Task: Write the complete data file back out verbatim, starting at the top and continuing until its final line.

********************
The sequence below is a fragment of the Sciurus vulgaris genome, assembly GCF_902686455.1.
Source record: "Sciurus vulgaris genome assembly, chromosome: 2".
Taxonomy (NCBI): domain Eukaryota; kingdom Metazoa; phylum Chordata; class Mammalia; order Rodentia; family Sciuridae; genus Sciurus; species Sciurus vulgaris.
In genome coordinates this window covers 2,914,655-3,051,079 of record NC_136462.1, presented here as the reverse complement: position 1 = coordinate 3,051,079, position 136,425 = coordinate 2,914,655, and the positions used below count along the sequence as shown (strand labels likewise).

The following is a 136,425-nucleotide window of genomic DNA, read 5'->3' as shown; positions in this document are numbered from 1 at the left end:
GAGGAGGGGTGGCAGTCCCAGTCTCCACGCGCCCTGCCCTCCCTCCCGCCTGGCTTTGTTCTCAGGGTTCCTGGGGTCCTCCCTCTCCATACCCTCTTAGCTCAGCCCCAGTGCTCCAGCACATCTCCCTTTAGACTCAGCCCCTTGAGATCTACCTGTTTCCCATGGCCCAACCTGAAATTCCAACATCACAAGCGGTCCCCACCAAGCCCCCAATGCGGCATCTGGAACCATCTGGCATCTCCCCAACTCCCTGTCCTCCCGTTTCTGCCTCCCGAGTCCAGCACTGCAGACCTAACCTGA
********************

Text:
The sequence below is a fragment of the Sciurus vulgaris genome, assembly GCF_902686455.1.
Source record: "Sciurus vulgaris genome assembly, chromosome: 2".
Taxonomy (NCBI): domain Eukaryota; kingdom Metazoa; phylum Chordata; class Mammalia; order Rodentia; family Sciuridae; genus Sciurus; species Sciurus vulgaris.
In genome coordinates this window covers 2,914,655-3,051,079 of record NC_136462.1, presented here as the reverse complement: position 1 = coordinate 3,051,079, position 136,425 = coordinate 2,914,655, and the positions used below count along the sequence as shown (strand labels likewise).

The following is a 136,425-nucleotide window of genomic DNA, read 5'->3' as shown; positions in this document are numbered from 1 at the left end:
GAGGAGGGGTGGCAGTCCCAGTCTCCACGCGCCCTGCCCTCCCTCCCGCCTGGCTTTGTTCTCAGGGTTCCTGGGGTCCTCCCTCTCCATACCCTCTTAGCTCAGCCCCAGTGCTCCAGCACATCTCCCTTTAGACTCAGCCCCTTGAGATCTACCTGTTTCCCATGGCCCAACCTGAAATTCCAACATCACAAGCGGTCCCCACCAAGCCCCCAATGCGGCATCTGGAACCATCTGGCATCTCCCCAACTCCCTGTCCTCCCGTTTCTGCCTCCCGAGTCCAGCACTGCAGACCTAACCTGA